For each day of the week \(D_{i}\) we built a behavior pattern \(B_{i}\) which is a set of segments \(P_{ai}\), where each segment \(P_{ai}\) is a sequence of tuples \({a_{i}, S_{a}(t), D_{a}(t)}\) related to each activity. In this pattern we consider three activities: “sleeping”, “eating”, “taking a shower”, which occur at specific times of the day. “Going to the toilet” may occur at many times during the day. It will be studied separately as we will see later.

3.2 Normal Behavior Pattern for the Elderly

The first step of any behavior anomaly detection system is to characterize the normal behavior, also called routine behavior or regular behavior, based on training data to model regularities in every individual activity. The normal behavior consists of the list of activities that a resident performs in her/his house, with time of the day and the duration. Thus, it captures the repetitive daily routines and deviations from the normal behavior may indicate changes of lifestyle or loss of capacity.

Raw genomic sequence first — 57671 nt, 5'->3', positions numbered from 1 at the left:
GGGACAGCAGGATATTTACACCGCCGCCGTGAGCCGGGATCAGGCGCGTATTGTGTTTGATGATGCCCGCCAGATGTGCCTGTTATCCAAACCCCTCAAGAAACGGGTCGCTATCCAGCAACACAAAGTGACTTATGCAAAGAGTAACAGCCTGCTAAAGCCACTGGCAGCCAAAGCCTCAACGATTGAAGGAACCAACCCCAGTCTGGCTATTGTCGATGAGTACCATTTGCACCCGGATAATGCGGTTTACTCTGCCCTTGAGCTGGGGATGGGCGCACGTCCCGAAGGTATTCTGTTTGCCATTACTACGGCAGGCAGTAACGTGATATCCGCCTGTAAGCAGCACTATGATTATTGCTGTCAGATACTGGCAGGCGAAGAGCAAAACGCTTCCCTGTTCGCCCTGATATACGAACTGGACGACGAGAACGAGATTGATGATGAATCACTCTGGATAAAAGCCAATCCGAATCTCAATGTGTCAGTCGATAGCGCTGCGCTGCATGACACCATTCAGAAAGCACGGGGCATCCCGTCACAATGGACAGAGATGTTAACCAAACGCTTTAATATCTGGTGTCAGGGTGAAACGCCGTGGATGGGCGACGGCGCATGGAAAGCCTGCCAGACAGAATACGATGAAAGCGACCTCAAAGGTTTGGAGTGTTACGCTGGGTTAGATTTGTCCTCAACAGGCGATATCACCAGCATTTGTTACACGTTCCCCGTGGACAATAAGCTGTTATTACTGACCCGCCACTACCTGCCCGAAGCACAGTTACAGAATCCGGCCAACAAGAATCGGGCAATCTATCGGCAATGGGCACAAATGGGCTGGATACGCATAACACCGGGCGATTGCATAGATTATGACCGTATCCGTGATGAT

To build the routine behavior model, we follow the following steps:
  1. 1.

    We first use training data collected during the previous period which was treated as a baseline behavior period. We then follow an unsupervised learning approach: clustering to find point anomalies. To address this, we cluster instances of each activity based on start time and duration without considering the day of the week. For clustering, we use the DBSCAN algorithm [11] which is a density based clustering algorithm. The major advantage of DBSCAN, compared with other clustering algorithms like K-means, is that we do not need to specify how many clusters should be identified. After clustering, DBSCAN marks each point as belonging to a cluster or as noise(anomaly).